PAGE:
Peter Lloyd. Photo: PR

Peter Lloyd. Photo: PR

“I‘m by no means a fitness fanatic, so the very fact I spent money on a gym membership – and actually used it – made my legal fight with Kentish Town Sports Centre all the more surprising.

Still, a raw deal is a raw deal, so when the management casually announced I’d lose 440 hours each year for simply being a bloke (and a ‘beta male’ bloke at that), it didn’t tickle.

In fact, I was so unimpressed that I sued them for sex discrimination.

Sounds extreme, I know, but this drastic measure only came after they snubbed all of my other suggestions for compromise, including: 1) creating a men’s hour while retaining the existing price structure 2) Keeping women’s hour (and only women’s hour) but charging men less, or 3) scrapping single-gender sessions altogether. Simple – or so you’d like to think.

Yet their defence – which they actually said with a straight face – suggested that all men are borderline sex pests in the company of Primark-clad women using fitness machines incorrectly. My counter-argument was that, actually, we were simply being short-changed.

Eventually, like a stand-off at the O.K. Corral, I upped my game and got a local solicitor on the case. Not because I was overly keen on actually *using* those 440 hours, but more on principle. In the end, we reached an out-of-court settlement 24 hours before our court date.

See, contrary to popular belief, male sexuality is NOT bad as standard and I do not fulfil that sexist, sex-mad stereotype which is forever portrayed as masculine truth. And – shock, horror – nor do the overwhelming majority of men. In fact, at no point did I ever see any of Kentish Town’s male population fall under the spell of female sexuality during a spinning class, which is precisely why I wrote ‘Stand By Your Manhood’.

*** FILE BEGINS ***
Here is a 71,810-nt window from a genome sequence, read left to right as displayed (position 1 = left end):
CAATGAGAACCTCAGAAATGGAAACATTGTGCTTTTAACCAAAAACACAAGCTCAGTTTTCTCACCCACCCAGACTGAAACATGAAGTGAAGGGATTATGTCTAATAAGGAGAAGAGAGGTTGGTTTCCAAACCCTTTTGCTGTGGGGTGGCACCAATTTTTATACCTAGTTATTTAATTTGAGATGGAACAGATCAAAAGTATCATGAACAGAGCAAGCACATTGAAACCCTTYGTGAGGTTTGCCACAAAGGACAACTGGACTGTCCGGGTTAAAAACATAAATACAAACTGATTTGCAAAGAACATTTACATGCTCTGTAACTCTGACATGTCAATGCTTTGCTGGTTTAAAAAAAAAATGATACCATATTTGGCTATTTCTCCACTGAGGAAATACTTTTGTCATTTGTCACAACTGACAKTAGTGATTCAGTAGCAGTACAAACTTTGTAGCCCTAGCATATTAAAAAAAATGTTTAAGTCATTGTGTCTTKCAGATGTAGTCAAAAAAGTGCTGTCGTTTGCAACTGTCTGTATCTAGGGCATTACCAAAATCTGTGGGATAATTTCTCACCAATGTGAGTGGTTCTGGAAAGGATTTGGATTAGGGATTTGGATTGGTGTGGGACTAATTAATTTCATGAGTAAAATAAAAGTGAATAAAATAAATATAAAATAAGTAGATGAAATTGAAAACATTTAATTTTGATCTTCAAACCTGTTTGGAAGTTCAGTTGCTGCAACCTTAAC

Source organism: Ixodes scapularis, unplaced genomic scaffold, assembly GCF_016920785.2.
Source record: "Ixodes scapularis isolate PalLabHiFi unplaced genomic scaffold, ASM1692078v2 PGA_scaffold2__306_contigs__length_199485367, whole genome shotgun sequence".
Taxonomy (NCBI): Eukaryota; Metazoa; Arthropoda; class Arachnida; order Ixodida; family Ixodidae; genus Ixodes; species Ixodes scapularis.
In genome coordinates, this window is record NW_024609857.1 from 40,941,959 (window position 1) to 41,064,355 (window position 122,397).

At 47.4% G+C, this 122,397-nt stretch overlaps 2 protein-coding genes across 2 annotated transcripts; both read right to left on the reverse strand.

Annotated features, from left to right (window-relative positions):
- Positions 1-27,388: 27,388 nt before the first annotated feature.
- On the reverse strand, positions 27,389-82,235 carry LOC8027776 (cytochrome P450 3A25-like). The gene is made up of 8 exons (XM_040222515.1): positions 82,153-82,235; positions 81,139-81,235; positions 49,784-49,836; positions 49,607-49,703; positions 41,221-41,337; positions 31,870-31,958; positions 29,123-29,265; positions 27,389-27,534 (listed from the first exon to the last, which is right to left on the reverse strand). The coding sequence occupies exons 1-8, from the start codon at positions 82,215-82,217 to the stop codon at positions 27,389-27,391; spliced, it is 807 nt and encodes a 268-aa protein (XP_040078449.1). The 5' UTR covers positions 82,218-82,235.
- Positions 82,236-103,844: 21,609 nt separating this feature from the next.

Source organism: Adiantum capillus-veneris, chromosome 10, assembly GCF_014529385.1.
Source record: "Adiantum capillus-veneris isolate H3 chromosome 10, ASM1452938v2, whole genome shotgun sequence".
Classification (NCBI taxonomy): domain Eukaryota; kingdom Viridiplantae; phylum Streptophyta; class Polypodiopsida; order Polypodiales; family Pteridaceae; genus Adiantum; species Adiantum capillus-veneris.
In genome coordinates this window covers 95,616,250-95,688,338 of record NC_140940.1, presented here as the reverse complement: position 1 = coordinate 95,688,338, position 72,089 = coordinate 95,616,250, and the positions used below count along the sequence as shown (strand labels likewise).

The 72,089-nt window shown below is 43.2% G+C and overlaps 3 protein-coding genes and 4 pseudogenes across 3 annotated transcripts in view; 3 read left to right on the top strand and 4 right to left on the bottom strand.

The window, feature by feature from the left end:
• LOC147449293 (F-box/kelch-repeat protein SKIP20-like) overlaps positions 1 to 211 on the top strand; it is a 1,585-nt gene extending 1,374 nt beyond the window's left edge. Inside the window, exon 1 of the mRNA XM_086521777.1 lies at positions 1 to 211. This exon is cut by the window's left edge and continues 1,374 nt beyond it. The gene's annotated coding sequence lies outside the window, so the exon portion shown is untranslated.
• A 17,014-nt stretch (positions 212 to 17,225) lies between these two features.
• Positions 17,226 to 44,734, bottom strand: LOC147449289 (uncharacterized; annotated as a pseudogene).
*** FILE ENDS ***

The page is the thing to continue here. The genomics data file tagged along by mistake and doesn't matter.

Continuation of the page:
Primarily as a dignity-restoring handbook for modern guys offended by the likes of Harriet Harman, Diane Abbott and Jo Brand, but also as a reality check for more everyday ‘shehadists’ who think they’re on some sort of social or sexual pedestal as a result of their gender (they’re not) – and that sexism against men is fair game (it isn’t).

See, while interviewing experts for the various chapters of my new book (mostly women, I might add), I realised that it’s no coincidence how male suicide, schools failing boys and the growing life expectancy gap have all worsened since feminism became the political and social status quo. Ditto for how ex-wives can legally bankrupt their husbands in a divorce and the way fathers are stripped of parental rights.

This isn’t just a legal reality, but a cultural trend too. Even Giles Coren’s wife, who lives in Kentish Town, told the Daily Mail how she’d rather “die” than give birth to a baby boy – because they’re the “dreaded gender”. Charming.

Fortunately, I like to think my book offers some sage advice to budding wise men who want to protect themselves, this season and beyond.

Released by political publishers Biteback (and available now in the much-loved Owl Bookshop!) it’s billed as the male version of Caitlin Moran’s How To Be A Woman, except – for once – this one’s absolutely just for men.

After all, what’s good for the goose is good for the gander. And men who aren’t discerning about feminism are turkeys voting for Christmas.

Stand By Your Manhood is available in all the local bookshops. Find out more about it here

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